What is OCD?
Obsessive Compulsive Disorder (OCD) is a type of anxiety disorder that involves repetitive, unwanted thoughts called obsessions, and repetitive behaviors called compulsions.
With OCD, a person feels as if he or she has to complete these rituals or behaviors to prevent something bad from happening. Performing the compulsions can temporarily reduce the anxiety that a person with OCD often feels.
People with OCD might realize that these thoughts are irrational, but the obsessions and compulsions are difficult to resist.
OCD affects people from all different backgrounds, classes, cultures and sexes. Currently, 3.3 million Americans are living with OCD.
What are the symptoms of OCD?
A person with OCD experiences some obsessive thoughts and a particular compulsion. The intensity and frequency of these thoughts can vary, and it’s not uncommon for it to be worse when a person is particularly stressed, like during exams or a breakup.
Examples of obsessions include:
- Fear of germs or dirt
- Fear of harming yourself or others
- Intrusive sexual thoughts
- Fear of illness
Common compulsions might be:
- Cleaning or putting things in a particular order
You might also be experiencing a variety of emotions.
You might be feeling:
- Stressed or anxious
- A sense of shame or a wish to hide your OCD from others
OCD can affect other parts of your life, too, and you might find you’re not able to enjoy the things you normally do. You might also feel more likely to abuse drugs or alcohol as a way to escape or numb overwhelming feelings.
There are a number of different approaches to treating OCD and using a combination of these might be the most effective.
Cognitive behavioral therapy (CBT). During this type of treatment, a mental health professional talks with a person about his or her symptoms, and discusses alternative ways of thinking about and coping with them. Check out the CBT article for more info.
Medication. In some cases, medication might be helpful. Certain drugs help the brain to restore its usual chemical balance and help control the obsessions and compulsions. A psychiatrist is the mental health professional who could provide more information about medications and could prescribe medications for your use.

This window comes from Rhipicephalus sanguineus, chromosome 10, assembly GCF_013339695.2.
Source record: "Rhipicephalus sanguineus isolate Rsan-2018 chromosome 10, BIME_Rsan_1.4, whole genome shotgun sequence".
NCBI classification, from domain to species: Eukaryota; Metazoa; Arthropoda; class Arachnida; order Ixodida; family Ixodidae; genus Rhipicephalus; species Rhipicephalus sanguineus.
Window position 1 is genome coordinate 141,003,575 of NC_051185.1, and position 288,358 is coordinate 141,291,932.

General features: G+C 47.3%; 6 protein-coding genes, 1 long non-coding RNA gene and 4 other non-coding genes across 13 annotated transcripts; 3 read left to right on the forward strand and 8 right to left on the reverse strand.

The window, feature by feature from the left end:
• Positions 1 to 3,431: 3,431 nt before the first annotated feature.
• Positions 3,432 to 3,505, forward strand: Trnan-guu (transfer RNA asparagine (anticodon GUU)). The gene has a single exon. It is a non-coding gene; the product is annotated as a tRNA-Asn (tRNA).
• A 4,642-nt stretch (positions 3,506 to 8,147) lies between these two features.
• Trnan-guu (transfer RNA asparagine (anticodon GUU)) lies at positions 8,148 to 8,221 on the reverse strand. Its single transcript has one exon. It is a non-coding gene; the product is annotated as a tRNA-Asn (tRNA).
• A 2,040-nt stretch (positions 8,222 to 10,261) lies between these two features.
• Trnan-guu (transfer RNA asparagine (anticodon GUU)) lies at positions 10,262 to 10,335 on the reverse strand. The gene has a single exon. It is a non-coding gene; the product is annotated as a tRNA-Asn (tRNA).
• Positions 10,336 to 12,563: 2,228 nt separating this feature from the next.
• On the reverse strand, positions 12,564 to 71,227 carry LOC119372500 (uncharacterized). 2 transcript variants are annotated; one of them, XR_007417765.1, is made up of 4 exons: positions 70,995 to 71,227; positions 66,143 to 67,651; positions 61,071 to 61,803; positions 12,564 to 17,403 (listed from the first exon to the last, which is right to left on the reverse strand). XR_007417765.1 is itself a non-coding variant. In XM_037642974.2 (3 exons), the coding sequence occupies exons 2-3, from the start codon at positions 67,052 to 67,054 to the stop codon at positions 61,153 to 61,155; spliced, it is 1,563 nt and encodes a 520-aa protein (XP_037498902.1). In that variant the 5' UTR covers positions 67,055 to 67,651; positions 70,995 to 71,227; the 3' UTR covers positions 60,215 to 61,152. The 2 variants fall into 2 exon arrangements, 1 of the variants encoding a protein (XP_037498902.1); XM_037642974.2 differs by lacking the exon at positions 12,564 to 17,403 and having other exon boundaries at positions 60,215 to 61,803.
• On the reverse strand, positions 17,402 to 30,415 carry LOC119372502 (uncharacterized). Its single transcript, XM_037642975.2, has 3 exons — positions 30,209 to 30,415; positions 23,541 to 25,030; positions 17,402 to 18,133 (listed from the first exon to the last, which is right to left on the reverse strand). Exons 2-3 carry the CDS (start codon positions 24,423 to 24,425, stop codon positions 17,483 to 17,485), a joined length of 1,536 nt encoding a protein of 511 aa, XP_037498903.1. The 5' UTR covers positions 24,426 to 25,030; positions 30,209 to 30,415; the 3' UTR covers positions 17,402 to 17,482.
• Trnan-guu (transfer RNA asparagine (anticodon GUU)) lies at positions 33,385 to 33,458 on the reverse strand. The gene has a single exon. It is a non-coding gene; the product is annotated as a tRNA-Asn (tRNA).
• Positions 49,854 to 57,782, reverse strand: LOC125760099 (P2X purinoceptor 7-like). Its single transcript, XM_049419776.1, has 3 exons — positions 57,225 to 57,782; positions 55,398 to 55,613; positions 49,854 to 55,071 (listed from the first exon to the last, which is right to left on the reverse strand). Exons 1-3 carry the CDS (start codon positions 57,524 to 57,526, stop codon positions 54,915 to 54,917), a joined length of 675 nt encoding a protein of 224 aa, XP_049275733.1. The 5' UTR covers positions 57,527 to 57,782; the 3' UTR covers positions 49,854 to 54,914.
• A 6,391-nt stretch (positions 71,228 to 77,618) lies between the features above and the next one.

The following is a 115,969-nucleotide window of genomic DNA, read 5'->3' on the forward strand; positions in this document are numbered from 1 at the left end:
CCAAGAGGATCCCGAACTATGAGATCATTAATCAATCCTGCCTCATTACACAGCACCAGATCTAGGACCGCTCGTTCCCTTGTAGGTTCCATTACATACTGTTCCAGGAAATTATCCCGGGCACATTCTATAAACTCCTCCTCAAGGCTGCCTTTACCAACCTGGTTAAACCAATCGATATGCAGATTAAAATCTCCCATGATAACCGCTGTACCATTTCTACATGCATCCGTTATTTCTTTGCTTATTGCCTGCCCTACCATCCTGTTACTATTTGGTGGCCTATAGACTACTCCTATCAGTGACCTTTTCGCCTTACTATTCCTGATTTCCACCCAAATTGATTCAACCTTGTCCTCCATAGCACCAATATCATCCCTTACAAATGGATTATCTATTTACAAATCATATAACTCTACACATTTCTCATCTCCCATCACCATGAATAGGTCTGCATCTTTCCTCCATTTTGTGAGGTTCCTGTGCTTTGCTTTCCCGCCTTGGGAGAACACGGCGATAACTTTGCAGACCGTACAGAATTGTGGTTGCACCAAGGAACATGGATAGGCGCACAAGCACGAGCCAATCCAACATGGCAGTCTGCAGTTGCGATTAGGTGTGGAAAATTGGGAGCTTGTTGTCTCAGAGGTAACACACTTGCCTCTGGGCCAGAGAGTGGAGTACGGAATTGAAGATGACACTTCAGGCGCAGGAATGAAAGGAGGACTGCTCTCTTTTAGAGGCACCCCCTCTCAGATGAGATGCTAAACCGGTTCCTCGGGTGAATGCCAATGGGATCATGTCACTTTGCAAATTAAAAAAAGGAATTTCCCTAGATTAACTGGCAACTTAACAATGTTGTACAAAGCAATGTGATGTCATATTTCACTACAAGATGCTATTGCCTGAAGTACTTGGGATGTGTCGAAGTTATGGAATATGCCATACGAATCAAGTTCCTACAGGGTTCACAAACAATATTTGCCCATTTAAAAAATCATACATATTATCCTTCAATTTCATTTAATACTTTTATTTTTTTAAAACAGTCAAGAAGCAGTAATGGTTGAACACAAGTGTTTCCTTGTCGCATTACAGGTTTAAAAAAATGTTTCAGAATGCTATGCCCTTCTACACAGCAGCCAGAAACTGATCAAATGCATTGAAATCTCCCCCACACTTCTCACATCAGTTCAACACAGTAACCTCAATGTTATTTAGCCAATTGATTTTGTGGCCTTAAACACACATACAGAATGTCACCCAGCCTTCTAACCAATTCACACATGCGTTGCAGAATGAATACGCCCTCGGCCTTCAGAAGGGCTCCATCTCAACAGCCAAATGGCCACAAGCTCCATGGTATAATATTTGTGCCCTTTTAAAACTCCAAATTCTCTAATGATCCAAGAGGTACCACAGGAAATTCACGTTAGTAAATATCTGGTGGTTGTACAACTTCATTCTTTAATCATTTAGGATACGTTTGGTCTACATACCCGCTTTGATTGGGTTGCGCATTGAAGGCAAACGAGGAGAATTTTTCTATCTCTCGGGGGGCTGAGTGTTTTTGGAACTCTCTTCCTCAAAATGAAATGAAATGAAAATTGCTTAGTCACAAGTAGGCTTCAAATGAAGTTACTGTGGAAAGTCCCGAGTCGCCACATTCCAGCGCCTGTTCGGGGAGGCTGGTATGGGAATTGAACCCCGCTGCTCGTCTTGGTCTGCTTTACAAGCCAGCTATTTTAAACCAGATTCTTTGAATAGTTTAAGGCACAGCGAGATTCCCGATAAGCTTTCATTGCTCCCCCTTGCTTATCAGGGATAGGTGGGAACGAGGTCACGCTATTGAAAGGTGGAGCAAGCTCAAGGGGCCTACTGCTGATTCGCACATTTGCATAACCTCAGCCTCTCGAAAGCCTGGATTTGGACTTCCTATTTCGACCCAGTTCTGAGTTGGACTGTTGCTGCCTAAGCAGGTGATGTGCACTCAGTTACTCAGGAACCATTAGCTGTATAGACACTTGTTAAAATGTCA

Support groups. There are many support groups for people with OCD. Here, you can discuss your experiences with people who have had similar ones. This Obsessive Compulsive Foundation offers more information about support groups and where to find a group. You can also find out about groups through your local doctor, psychologist or psychiatrist.
Journal it. Write your feelings and experiences down in a journal, or on a password-protected or anonymous online space.
Exercise. Go for a run or walk to use up excess energy. You’ll feel better after you do.
Play video games. This can be a good way to distract yourself until the anxiety passes.
Try some relaxation techniques. Activities like yoga or meditation are often helpful in reducing anxiety.
Cry. Crying is a healthy and normal way to express your sadness or frustrations. It’s not weak or dumb to cry when you’re feeling down.
Talk to someone. Talk with a trusted friend or adult, or call a helpline like Lines for Life’s Suicide Lifeline, at 1-800-273-TALK (8255), or Your Life Your Voice at 1-800-448-3000, run by Boys Town (for everyone). Both of these hotlines are free and staffed 24-hours by trained volunteers who can help you work through your emotions and connect you to help in your area.
Give it time. Changes in behavior don’t happen overnight, and it might take some time before all OCD symptoms go away.
Information for this article was provided by:
Substance Abuse and Mental Health Services Administration